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Threat Analysis: Northern Plains/Lakes winter storm this week

A potent disturbance is forecast to eject eastwards from the Pacific Ocean this week, reaching the Western United States and eventually moving northeastwards towards the Rockies during the middle of the week ahead. Meanwhile, northern stream energy (associated with the colder, northern jet stream) will be sliding across the Southern parts of Central Canada, just north of the international border. This reinforcing cold air, combined with the disturbance ejecting from the rockies, will lead to the potential for a winter storm in the Northern Plains and Great Lakes late this week.

A low pressure system will eject from the Central Rockies into the Plains states from midweek onward — essentially from Thursday into Friday. This low pressure area is expected to strengthen as it moves through parts of the Central Plains (Nebraska and Kansas) north-eastwards towards Iowa. Forecast models have struggled to pin down exactly where the low pressure center will track, which has led to considerable forecast uncertainty.

In the past 24 hours, however, models have begun to tighten the envelope of possible solutions. Better agreement in terms of the evolution of mid level atmospheric features has led to increased confidence in the track of the developing low pressure system.

What are the key features in the setup? 

GFS model showing an important disturbance moving over the North-Central US during the mid week.

GFS model showing an important disturbance moving over the North-Central US during the mid week.

A very important factor in the storms evolution is a piece of mid level energy — confluent in nature — that sinks across the North Central US during the next 24 hours. This disturbance adjusts the mid level height field ahead of a low pressure system which will be ejecting out of the Rockies and into the Plains states. Models have struggled with the strength and positioning of this feature.

As you can imagine, if this feature is stronger or deeper, the low pressure area which develops will have a tendency to move further south. A weaker or less impressive disturbance of confluent nature will give the developing low pressure system more room to amplify. The GFS and ECMWF have only recently come into better agreement on this features positioning and intensity.

Meanwhile, as the low pressure system develops during the later part of the week, the disturbance aloft also carries its own uncertainty. Models continue to fluctuate in regards to its strength, intensity and speed — all of which will impact the low pressure center and intensity of precipitation that develops.

What about the dynamics of the setup?

As a mid level disturbance moves through the Northern Plains, notable dynamics are forecast to develop in the mid and lower levels. Impressive vorticity associated with the disturbance will move through the aforementioned regions, with a closed mid level low developing during the latter part of the week. The combination of these developments support a low pressure center strengthening as it moves from the Plains states towards Iowa and eventually the Great Lakes.

NAM model showing the evolution of the system in the mid levels of the atmosphere.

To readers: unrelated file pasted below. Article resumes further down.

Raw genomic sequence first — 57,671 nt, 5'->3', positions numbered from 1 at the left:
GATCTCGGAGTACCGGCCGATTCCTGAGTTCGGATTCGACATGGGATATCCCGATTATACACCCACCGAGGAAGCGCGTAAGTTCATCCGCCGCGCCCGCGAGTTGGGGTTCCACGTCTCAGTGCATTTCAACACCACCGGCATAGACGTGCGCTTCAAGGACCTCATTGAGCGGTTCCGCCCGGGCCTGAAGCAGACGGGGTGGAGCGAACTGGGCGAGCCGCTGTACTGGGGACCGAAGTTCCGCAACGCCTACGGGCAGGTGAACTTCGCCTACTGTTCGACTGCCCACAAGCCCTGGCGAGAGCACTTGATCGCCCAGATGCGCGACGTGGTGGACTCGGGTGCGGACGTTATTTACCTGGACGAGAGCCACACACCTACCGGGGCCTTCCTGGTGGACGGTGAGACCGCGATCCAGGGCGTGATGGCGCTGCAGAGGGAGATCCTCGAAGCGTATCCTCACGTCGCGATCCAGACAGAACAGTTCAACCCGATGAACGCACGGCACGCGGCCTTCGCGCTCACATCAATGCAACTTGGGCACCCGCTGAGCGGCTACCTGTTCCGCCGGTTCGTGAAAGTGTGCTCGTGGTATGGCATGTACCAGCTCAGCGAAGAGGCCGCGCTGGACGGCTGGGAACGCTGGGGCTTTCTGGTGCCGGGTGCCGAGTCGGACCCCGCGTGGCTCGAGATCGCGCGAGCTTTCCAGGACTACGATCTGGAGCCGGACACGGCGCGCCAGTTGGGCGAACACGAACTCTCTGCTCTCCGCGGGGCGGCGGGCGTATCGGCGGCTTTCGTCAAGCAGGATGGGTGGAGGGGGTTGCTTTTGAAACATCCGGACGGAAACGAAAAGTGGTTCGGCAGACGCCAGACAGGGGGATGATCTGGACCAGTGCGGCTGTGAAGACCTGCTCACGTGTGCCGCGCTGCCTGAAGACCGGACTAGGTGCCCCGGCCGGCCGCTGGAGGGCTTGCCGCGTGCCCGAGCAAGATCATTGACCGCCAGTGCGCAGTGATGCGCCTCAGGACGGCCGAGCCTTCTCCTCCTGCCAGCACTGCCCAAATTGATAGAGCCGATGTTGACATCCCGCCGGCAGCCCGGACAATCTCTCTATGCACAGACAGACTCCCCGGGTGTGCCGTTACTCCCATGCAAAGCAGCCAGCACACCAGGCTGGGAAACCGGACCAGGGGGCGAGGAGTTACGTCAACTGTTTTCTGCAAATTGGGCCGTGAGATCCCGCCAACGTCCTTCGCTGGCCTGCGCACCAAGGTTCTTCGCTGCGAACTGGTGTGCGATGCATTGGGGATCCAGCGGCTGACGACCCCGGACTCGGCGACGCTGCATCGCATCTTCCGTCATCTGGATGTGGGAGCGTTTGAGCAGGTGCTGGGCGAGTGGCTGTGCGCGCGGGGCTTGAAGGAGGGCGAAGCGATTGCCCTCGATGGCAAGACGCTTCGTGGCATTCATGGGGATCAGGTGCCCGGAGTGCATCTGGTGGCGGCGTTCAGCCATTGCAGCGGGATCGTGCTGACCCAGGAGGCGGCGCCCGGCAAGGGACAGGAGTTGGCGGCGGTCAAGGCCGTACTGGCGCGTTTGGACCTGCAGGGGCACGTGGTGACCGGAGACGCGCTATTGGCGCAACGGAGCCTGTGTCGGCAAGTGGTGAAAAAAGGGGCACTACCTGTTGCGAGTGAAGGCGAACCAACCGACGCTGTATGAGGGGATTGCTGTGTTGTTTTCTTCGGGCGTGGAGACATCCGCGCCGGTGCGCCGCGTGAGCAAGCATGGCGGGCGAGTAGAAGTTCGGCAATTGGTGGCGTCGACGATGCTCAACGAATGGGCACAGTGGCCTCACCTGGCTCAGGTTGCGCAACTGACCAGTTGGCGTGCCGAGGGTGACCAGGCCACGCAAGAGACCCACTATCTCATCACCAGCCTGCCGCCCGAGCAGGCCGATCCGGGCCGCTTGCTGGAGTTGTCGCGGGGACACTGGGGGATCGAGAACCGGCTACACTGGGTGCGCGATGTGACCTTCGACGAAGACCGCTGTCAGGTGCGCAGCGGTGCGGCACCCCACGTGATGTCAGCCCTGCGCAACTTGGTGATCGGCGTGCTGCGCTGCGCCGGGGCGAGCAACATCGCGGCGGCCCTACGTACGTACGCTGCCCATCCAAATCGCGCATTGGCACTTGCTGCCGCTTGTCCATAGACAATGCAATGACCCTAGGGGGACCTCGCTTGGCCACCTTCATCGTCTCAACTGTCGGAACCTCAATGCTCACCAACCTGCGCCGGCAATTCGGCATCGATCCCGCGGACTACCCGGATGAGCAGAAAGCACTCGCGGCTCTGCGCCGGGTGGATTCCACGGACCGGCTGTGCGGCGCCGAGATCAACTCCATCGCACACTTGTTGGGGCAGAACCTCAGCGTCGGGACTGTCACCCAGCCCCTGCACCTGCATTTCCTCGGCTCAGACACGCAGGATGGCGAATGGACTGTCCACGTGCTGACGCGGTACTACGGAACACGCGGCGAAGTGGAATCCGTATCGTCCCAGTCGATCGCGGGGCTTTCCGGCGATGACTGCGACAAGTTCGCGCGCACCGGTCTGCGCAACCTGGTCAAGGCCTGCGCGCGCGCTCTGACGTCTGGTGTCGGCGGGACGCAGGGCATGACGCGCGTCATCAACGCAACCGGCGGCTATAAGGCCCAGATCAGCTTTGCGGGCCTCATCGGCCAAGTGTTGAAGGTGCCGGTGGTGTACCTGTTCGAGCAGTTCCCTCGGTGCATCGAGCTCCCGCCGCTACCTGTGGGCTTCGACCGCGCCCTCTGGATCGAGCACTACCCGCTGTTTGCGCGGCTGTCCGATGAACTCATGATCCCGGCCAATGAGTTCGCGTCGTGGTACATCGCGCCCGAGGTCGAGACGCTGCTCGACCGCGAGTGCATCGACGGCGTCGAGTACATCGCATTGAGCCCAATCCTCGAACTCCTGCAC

NAM model showing the evolution of the system in the mid levels of the atmosphere.

Meanwhile, the system will also expand aloft and the dynamics on forecast models are impressive there as well. A 250mb jet streak is forecast to develop as the storm system begins to strengthen from Thursday into Friday. With a low pressure center developing in the mentioned regions and an expanding jet streak to its northwest, precipitation will be able to effectively expand to the northwest of the storm system.


In addition to the development of the aforementioned jet streak, and owing to the impressive dynamics in the mid and upper levels of the atmosphere, forecast models are suggesting the development of impressive snowfall rates. Nearly-convective elements to mid level forecast soundings are appearing on both the GFS and NAM model suites over the past 12 hours. With impressive lift and omega in the snow growth region, forecast models are showing impressive snowfall rates.

Where this banding develops, snowfall rates of 2″ to 3″ per hour will be possible. Forecast models currently are indicative that these snowfall rates will develop from Northern Nebraska and Southeast South Dakota into Southern Minnesota from late Thursday Night into Friday morning. The extremely heavy snow combined with gusty winds will produce blizzard conditions at times.

NAM model suggesting snowfall rates of 2-3" per hour in parts of Southern Minnesota on Friday Morning.

NAM model suggesting snowfall rates of 2-3″ per hour in parts of Southern Minnesota on Friday Morning.

Wrapping it all up, what do we expect?

Gathering all of our ideas of the meteorological evolution, and factoring in forecast models as guidance moving forward, the expectation is that a moderate to significant winter storm will evolve late this week into the early weekend across the North-Central USA and parts of the northern Great Lakes.

The overall track of the storm system will favor a swath of wintry weather across areas to the north and west of the low pressure center, from Northern Nebraska and Southern South Dakota through Southern Minnesota and Northern Iowa (including Minneapolis) and northeastwards into Wisconsin.

Snowfall Map updated at 1:00pm Eastern time February 22nd, 2017.